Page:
The Bishop of Norwich, The Rt Revd Graham Usher, said:
On this wet and windy 8th May thoughts of a summer pilgrimage come to mind.
……….. the Wherryman’s Way may be walked as a pilgrim path in its own right, tracing Christianity’s development from 7th Century mission stations on the coast to the modern cathedral city Mother Julian called home.
Great to be out on the route earlier in the week, snagging the newly installed waymarks, dotting “I” s and crossing “T” s in advance of the formal launch in the middle of May
Good to see the new waymarking in place even though I have to stay at home!
We look forward to welcoming visitors to the Walsingham Way when it is safe to travel. For the time being:
Stay Home – Protect the NHS – Save Lives
In the meantime use these pages to travel in heart and mind, through the heart of Norfolk, to England’s Nazareth. A warm welcome awaits. For the time being stay local, keep safe and discover pilgrim paths where you live. Are there places you can walk in or to?
- Of personal, local, or national historical importance.
- To “Consider the birds of the air and the flowers of the field’;
- Walk by the waterside
- Somewhere above the hurlyburly.
- Perhaps, with a view.
- To watch the sunrise and set,
- Or contemplate the night sky,
- That give a perspective on life.
- Where prayer has been valid’
- Thin places that bring you close to the mystery some call God.
Fursey was an Irish saint and visionary, mentioned by Ven. Bede, who left hearth and home to become a perpetual pilgrim for the love of God. Fursey was one of the earliest Christian missionaries in East Anglia. The site of his monastery/mission station is disputed, but he associated with the Roman fort of Burgh Castle, on the banks of the River Waveney on the south side of the marshes that surround Breydon Water.
Leaving others to continue the mission in the Kingdom of East Anglia, Fursey travelled to France and established a monastery at Peronne where he was buried.
Dr. Nick Groves’ translation of his life is available online – Fursey’s Vita . You can discover more about St. Fursey at Fursey Pilgrims
The walls of the Roman fort at Burgh Castle, once a thriving 8th Century minster, can be seen from the Walsingham Way as pilgrims pass the Berney Arms.
Fellow pilgrims may find Fursey’s lorica a help as they journey on:
The arms of God be around my shoulders
The touch of the Holy Spirit upon my head,
The sign of Christ’s cross upon my forehead,
The sound of the Holy Spirit in my ears,
The fragrance of the Holy Spirit in my nostrils,
The vision of heaven’s company in my eyes,
The conversation of heaven’s company on my lips,
The work of God’s church in my hands,
The service of God and the neighbour in my feet,
A home for God in my heart,
And to God, the Father of all,
my entire being. Amen
As I write, the finger posts and signs are in production. We fully expect our long held aspiration – to create a safe, walker friendly, waymarked, pilgrim’s route between the Medieval City of Norwich and the shrine at Walsingham, 37 miles through beautiful, unspoilt, Norfolk countryside – will be a reality on the ground for the Spring and Summer of 2021.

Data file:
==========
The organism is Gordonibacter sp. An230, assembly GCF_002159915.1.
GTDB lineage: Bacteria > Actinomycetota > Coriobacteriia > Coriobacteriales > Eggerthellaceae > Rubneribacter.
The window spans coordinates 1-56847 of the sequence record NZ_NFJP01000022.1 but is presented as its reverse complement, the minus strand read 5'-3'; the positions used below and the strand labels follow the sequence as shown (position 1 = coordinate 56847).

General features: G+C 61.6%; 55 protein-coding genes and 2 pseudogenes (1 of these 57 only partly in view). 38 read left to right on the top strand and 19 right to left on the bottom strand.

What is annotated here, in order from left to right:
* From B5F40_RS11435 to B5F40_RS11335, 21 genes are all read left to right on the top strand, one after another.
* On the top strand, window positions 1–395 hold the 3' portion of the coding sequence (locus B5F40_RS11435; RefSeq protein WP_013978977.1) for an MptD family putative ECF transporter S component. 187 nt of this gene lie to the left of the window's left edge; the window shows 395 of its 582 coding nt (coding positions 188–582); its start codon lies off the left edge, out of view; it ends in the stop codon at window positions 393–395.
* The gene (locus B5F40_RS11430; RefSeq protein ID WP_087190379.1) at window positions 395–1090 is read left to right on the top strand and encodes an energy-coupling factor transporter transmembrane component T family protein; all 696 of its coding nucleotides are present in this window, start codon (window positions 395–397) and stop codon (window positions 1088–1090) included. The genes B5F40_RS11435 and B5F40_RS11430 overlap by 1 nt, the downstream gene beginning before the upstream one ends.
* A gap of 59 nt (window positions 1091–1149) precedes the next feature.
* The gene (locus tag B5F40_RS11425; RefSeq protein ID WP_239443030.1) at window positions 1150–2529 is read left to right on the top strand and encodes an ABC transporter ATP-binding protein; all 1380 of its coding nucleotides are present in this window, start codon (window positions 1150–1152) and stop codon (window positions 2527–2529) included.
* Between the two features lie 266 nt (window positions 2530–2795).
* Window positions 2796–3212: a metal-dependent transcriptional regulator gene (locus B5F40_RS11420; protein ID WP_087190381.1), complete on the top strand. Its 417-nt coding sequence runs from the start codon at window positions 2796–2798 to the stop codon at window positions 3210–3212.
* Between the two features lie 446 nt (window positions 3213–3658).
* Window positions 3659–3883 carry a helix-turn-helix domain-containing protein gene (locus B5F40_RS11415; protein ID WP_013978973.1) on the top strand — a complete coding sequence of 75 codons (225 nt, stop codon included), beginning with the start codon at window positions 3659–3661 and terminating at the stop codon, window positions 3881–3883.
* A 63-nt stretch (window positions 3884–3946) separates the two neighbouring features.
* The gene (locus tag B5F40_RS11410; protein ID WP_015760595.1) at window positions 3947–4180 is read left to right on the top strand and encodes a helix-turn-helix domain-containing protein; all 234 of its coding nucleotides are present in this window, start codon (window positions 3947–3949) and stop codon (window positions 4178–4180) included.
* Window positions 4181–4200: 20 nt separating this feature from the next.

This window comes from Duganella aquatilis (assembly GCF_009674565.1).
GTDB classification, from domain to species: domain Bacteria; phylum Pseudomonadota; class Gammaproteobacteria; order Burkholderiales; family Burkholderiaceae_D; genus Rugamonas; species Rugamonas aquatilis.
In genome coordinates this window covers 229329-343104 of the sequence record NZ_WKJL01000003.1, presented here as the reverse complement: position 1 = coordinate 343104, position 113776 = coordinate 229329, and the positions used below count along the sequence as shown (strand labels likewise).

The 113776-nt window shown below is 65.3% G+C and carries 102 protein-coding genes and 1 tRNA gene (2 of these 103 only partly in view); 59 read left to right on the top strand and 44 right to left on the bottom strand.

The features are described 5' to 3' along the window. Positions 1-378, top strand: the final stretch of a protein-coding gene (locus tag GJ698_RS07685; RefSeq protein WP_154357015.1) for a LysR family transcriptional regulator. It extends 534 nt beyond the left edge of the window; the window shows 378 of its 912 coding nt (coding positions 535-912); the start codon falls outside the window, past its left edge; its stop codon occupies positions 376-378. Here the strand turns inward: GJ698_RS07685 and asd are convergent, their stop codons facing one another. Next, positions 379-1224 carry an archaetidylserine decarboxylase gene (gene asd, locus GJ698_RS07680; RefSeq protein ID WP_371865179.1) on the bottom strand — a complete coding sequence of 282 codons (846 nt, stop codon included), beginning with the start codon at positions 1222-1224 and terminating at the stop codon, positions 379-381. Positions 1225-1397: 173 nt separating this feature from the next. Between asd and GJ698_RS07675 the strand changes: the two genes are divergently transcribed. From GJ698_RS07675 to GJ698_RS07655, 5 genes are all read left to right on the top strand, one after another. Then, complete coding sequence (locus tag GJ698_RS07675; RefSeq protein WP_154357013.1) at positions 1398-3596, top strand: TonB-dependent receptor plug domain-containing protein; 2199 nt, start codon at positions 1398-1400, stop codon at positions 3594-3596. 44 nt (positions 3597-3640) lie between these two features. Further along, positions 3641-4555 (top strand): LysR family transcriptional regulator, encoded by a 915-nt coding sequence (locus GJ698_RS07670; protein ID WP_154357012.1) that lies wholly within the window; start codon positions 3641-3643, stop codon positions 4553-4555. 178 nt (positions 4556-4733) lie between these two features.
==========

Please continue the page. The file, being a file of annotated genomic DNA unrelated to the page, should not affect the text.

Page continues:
Before any formal launch in the Spring, this blog site will step down to allow space for a new Walsingham Way website. In the future, the new site will provide the central unchanging content and this site on-going copy. Including details of other Norfolk pilgrim routes.
Among them a leg between Great Yarmouth and Norwich extending the Walsingham Way to the East Coast. In 2019 the Walsinghasm Way project added a layer of interpretation to the already existing Wherryman’s Way and a small section of the Angles Way, to create a pilgrim route we named – The Norfolk Saints Way. *
There maybe other routes too. During the past summer, ideas about a St. Withburgh Trail, linking Dereham with Holkham via Walsingham created some interest. In an update in March 2020, Rev’d Canon Peter Doll our projects leader, wrote about others working with “the Cathedral and the Walsingham Shrines to develop routes from other directions”; among them ” a ecumenical group in King’s Lynn and another looking at a route from Canterbury to Walsingham via Tilbury.
* During the winter we will aim to migrate important information on the temporary Norfolk Saints Way to this site.
For many the must have element of a pilgrimage is walking through nature. For such people, it can be better to travel than to arrive. Church buildings and rituals get in their way, rather than helping their exploration of the holy.
Walsingham provides an alternative – the Abbey Grounds. The ruins of the abbey, suppressed in 1538, are set in gardens where a qietly flowing chalk stream divides the formal from the informal. Beyond the stream, there are woodland walks, bird song fills the air and in early spring it is Snow Drop heaven.